Taking back the streets: On bike lanes, speed cameras and what happens to buildings and trees without hi-viz
One of the reasons there are so many stories on TreeHugger complaining about “do the bright thing” and anti-texting campaigns is that they are such a diversion from the real issue, which is that nobody is safe anywhere from being hit by cars no matter what you are doing or wearing. Ed Keenan writes in the Toronto Star about recent collisions and deaths in the city:
I feel they really missed the part where the car drove up on to a SIDEWALK: https://t.co/KoMFYEsUBg— Stevie P. (@steviepeters) May 11, 2016
It’s hard to know, for instance, what kind of “protect yourself” advice would have helped the woman who was unlocking her bike near a tree Tuesday in the cobblestone pedestrian zone of the Distillery District when a car jumped the curb, plowed her and the tree over, and came to a stop with her pinned beneath it.
It’s time to take action on road safety: Keenan | Toronto Star https://t.co/17U8jZKPTt— Walk Toronto (@Walk_TO) May 14, 2016
It seems pretty clear that no amount of reflective clothing would have saved the woman killed last week when an SUV crashed through the wall of a dance studio in the Beaches and mowed her down while she was taking a class. That was one of at least seven incidents — I stopped counting — in the past month where cars plowed into buildings.
No doubt the tree was texting, and you can see the storefront wasn't wearing bright colours. https://t.co/Csd0OUp59l— Walk Toronto (@Walk_TO) May 14, 2016
But it seems that anything that is proposed to make the streets safer for pedestrians and cyclists meets with opposition from those who believe that roads belong for cars and cars alone. Reductions in speed limits are fought even though the evidence is clear that they reduce injuries and deaths dramatically.
In New York City, Clarence Eckerson Jr. describes the battles going on over speed cameras in school districts.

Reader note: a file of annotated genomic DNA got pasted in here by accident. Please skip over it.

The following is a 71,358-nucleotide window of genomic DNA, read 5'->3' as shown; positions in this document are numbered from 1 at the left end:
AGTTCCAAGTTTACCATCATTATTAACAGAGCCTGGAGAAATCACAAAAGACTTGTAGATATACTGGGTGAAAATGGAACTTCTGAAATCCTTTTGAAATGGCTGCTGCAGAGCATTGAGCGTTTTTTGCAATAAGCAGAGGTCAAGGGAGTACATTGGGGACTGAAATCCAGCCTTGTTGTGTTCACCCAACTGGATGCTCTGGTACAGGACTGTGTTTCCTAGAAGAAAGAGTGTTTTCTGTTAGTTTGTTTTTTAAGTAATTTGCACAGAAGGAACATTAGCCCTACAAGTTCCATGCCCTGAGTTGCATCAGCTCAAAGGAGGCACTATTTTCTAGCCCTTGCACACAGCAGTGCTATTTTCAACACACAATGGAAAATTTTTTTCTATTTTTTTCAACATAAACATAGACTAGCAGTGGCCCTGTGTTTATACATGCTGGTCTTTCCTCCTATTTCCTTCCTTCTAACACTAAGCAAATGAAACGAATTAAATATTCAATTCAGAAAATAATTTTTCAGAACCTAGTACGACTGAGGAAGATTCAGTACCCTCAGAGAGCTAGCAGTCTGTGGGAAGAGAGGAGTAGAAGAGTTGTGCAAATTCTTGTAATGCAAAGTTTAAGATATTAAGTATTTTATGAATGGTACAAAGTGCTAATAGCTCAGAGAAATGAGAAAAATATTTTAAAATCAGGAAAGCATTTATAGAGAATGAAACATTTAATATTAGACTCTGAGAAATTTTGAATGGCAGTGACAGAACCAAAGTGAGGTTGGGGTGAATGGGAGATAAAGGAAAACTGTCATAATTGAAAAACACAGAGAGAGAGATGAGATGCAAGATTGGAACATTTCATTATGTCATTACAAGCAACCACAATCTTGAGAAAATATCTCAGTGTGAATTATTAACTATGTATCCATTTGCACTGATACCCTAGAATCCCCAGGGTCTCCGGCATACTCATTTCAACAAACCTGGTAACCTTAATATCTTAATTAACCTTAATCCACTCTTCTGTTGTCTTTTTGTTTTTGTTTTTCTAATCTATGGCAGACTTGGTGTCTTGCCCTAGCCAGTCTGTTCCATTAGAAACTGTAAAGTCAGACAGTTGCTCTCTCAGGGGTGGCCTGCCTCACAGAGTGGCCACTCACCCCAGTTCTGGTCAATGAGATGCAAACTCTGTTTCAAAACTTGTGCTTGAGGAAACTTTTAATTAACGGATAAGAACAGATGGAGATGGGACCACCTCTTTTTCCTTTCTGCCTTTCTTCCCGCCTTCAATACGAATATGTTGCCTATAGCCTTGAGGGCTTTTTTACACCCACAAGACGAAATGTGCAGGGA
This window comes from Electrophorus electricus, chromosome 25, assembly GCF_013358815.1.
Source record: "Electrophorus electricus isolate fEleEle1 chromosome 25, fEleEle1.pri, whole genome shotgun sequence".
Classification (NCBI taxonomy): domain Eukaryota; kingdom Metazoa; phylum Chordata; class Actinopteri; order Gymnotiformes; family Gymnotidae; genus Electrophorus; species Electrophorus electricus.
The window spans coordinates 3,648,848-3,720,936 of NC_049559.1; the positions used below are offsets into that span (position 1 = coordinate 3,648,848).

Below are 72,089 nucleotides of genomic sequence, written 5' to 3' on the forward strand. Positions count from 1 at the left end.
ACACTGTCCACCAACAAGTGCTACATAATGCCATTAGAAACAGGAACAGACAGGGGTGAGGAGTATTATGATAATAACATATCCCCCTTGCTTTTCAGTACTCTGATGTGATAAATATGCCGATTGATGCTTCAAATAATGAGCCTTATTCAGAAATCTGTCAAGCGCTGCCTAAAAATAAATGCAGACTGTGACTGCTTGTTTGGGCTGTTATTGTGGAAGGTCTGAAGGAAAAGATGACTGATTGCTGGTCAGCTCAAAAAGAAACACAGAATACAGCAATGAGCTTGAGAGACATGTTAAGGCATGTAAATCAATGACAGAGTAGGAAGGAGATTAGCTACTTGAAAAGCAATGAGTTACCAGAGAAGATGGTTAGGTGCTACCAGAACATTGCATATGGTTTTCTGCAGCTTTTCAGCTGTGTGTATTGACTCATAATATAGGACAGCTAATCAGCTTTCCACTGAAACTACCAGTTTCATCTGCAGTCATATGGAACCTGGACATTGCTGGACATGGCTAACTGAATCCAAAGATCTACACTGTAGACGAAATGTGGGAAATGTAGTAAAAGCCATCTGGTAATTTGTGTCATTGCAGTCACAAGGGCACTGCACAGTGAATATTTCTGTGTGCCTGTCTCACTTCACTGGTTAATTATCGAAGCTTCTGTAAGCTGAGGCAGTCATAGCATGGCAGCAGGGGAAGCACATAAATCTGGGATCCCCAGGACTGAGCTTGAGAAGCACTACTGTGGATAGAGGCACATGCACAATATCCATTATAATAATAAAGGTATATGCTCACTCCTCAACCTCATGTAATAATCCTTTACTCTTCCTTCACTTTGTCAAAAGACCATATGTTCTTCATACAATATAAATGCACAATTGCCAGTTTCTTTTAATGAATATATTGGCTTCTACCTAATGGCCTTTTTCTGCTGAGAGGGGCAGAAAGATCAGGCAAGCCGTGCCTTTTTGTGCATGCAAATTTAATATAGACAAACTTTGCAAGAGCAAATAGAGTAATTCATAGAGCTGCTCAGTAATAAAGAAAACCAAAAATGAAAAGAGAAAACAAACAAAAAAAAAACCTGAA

One topic nationwide that always generates that usual friction is speed cameras. Often going by the same playbook wherever you live, you'll hear common refrains that the tickets are a "cash grab" to "hardworking taxpayers" that are "unfair speed traps" which "infringe on our personal liberties" and "don't save lives." Some of these groups are even referred to as heroes and even destroy (yes, destroy!) hardware meant to keep people safe. You'll rarely find any of these stories take time to interview pro-camera community leaders or talk with someone who lost a loved one to speeding.
© Clarence Eckerson Jr.
He normally produces StreetFilms, but has taken to doing what we call StreetComics, written by Clarence and drawn by Gary Eckerson, discussing the stupidity of this all. (click here to see a larger version)
Bike Lane Creeps
© City of Toronto
Back in Toronto, a pilot project for a bike lane on Bloor Street, a major cross-town artery, was approved with only three objections, from suburban councillors from far corners of the City who worry that “this blocks the people from the west end from getting in and out.” The East End councillor who objected worries about “Bike lane creep”- that they might even spread across the city. Horrors!
I recently spent some time picking my way along the Bloor Street sidewalk, wondering why I could barely move among the planters and the tent signs and the stuff everywhere, while the drivists got four lanes in rush hour and two lanes of parking the rest of the time.
Because as the National Association of City Transportation Officials (NACTO) demonstrates in their latest publication, Transit Street Design Guide, there are different ways of getting people in and out of town. They write:
While street performance is conventionally measured based on vehicle traffic throughput and speed, measuring the number of people moved on a street—its person throughput and capacity—presents a more complete picture of how a city’s residents and visitors get around.
Looked at this way, it is clear that dedicating ten foot lanes to private cars is just about the worst use of the limited real estate. Yet that is the default mode, and cyclists and pedestrians have to fight for inches.
Traditional volume measures fail to account for the entirety of functions taking place on urban streets, as well as the social, cultural, and economic activities served by transit, walking, and bicycling. Shifting trips to more efficient travel modes is essential to upgrading the performance of limited street space.
People outnumber cars by several orders of magnitude. Cars get an order of magnitude more space. pic.twitter.com/fy1mQoNPAT— Ev Delen (@evdelen) May 9, 2016
Tell that to the bike lane creeps.